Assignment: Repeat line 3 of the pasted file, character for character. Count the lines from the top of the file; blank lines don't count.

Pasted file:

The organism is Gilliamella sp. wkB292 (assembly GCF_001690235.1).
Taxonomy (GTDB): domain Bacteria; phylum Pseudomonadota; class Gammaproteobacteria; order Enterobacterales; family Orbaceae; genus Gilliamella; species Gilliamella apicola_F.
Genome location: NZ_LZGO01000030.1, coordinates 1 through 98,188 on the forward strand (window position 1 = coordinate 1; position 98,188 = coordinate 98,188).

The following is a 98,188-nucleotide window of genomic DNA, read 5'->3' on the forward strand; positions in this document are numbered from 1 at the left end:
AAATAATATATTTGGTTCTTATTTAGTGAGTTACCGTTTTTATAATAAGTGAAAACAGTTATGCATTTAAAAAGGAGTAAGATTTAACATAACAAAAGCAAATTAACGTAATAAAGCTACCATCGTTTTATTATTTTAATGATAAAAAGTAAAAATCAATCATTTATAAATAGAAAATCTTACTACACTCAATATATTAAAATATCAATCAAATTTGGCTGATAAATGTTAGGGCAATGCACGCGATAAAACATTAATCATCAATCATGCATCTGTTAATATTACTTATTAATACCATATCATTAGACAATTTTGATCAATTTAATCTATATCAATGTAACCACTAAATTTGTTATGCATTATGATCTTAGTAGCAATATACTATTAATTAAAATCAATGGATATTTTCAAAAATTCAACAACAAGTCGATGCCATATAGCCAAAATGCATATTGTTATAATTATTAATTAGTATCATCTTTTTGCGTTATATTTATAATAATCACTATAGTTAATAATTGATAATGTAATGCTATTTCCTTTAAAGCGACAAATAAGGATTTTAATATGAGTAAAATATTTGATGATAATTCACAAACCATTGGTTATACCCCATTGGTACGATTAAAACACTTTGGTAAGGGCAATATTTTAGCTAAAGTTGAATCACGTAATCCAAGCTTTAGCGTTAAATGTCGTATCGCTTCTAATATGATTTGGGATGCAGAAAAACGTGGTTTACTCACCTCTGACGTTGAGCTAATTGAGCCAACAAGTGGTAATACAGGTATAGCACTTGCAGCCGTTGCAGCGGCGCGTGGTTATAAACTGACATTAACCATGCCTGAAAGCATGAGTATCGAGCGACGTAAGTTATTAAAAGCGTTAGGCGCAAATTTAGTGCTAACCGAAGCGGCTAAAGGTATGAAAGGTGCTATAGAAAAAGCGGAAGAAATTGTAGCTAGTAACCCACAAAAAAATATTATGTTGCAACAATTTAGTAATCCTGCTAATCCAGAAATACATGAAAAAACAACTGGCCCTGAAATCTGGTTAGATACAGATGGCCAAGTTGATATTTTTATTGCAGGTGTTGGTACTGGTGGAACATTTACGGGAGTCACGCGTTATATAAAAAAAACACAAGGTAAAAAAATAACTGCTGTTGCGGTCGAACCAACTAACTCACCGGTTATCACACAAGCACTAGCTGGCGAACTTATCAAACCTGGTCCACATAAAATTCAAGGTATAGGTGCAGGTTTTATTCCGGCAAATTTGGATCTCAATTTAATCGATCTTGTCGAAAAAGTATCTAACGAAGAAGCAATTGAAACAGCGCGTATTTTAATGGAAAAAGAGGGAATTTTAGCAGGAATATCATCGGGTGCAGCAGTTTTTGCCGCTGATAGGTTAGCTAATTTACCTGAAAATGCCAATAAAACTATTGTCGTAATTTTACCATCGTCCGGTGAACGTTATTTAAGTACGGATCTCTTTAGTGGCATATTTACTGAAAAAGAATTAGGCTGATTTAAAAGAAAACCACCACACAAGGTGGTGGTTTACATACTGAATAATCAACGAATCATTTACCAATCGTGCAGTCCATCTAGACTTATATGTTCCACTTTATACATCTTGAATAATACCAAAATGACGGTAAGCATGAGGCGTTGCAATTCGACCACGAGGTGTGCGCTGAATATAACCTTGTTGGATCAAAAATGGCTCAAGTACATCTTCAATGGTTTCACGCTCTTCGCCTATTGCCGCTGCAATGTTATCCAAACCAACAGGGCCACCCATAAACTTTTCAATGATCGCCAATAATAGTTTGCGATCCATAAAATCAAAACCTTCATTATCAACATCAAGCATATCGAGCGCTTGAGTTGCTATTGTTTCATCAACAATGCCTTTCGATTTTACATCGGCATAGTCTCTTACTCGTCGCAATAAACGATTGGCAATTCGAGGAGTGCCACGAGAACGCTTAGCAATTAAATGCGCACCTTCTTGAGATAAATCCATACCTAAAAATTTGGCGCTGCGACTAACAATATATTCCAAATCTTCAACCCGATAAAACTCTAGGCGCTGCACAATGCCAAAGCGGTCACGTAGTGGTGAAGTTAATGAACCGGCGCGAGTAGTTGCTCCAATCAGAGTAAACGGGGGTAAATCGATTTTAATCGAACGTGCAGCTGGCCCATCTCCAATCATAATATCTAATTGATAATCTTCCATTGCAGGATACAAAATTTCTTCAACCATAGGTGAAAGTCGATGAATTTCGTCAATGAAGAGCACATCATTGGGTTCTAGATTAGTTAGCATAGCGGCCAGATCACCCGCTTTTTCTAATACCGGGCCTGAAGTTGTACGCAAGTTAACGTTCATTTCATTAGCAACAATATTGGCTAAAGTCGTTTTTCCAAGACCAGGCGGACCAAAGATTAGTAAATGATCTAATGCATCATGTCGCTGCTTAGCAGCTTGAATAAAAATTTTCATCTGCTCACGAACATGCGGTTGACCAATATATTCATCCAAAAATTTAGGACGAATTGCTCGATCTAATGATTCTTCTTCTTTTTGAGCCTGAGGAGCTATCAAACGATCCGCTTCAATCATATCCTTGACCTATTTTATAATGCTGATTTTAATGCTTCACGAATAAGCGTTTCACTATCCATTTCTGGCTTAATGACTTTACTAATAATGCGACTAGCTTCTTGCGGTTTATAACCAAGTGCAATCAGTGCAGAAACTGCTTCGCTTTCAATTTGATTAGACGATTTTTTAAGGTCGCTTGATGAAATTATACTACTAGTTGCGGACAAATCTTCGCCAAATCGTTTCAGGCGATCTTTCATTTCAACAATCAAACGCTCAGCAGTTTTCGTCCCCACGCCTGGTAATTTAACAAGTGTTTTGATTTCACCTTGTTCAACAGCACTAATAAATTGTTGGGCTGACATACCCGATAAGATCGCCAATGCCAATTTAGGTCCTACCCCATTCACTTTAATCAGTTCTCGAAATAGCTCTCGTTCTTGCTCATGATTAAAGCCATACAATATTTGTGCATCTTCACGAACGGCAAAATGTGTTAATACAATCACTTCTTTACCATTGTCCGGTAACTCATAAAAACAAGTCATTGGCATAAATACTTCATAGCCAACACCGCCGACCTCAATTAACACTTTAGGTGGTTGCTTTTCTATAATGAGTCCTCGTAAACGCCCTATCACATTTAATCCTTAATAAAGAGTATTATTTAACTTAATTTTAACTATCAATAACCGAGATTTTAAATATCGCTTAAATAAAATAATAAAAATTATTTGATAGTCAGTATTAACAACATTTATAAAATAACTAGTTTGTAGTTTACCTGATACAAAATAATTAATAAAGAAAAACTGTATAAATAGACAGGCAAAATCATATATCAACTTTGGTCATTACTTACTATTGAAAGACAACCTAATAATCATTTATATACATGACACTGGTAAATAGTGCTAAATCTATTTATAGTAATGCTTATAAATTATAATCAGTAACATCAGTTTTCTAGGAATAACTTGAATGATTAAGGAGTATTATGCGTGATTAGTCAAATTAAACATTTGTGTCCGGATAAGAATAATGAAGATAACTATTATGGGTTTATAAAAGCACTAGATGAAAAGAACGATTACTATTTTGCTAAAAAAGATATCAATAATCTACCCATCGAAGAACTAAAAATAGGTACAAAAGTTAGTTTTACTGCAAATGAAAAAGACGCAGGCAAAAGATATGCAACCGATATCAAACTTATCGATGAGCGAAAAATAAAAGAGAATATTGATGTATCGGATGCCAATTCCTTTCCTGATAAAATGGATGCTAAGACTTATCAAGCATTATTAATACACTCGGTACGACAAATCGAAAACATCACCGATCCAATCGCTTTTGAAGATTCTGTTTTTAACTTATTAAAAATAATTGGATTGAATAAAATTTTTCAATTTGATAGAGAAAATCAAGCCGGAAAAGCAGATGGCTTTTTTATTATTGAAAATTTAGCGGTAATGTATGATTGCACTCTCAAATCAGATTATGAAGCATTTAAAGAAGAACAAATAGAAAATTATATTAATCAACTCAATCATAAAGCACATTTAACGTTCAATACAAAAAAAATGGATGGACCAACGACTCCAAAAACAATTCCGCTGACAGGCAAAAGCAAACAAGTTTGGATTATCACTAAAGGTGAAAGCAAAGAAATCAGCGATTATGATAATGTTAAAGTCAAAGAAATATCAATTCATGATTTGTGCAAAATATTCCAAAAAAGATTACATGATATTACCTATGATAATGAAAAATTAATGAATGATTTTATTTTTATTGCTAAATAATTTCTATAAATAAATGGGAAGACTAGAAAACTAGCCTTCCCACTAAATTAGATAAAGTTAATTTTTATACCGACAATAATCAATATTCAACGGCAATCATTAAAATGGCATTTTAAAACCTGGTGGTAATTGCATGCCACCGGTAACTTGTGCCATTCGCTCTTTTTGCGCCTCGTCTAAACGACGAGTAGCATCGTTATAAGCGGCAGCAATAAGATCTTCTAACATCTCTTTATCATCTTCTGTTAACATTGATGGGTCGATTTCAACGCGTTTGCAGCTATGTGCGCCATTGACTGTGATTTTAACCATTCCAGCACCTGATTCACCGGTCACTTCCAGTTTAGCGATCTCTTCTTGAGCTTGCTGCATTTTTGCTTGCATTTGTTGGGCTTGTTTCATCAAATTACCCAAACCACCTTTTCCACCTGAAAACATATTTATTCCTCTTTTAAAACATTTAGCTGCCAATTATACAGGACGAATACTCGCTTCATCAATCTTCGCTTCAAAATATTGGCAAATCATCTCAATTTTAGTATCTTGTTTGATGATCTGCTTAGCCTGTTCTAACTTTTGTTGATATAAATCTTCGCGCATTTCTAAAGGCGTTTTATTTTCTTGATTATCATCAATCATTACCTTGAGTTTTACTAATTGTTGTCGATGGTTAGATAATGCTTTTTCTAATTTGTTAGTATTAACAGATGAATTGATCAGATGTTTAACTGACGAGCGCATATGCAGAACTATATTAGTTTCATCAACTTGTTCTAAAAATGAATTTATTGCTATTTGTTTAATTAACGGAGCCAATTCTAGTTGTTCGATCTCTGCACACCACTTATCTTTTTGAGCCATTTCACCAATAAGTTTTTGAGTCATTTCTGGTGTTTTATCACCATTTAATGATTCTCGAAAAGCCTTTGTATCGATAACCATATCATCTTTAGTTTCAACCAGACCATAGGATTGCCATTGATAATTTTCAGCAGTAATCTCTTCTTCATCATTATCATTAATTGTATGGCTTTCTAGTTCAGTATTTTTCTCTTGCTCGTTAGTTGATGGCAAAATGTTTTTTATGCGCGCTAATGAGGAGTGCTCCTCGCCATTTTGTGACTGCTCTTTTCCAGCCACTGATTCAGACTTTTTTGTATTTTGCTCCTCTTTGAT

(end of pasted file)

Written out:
Genome location: NZ_LZGO01000030.1, coordinates 1 through 98,188 on the forward strand (window position 1 = coordinate 1; position 98,188 = coordinate 98,188).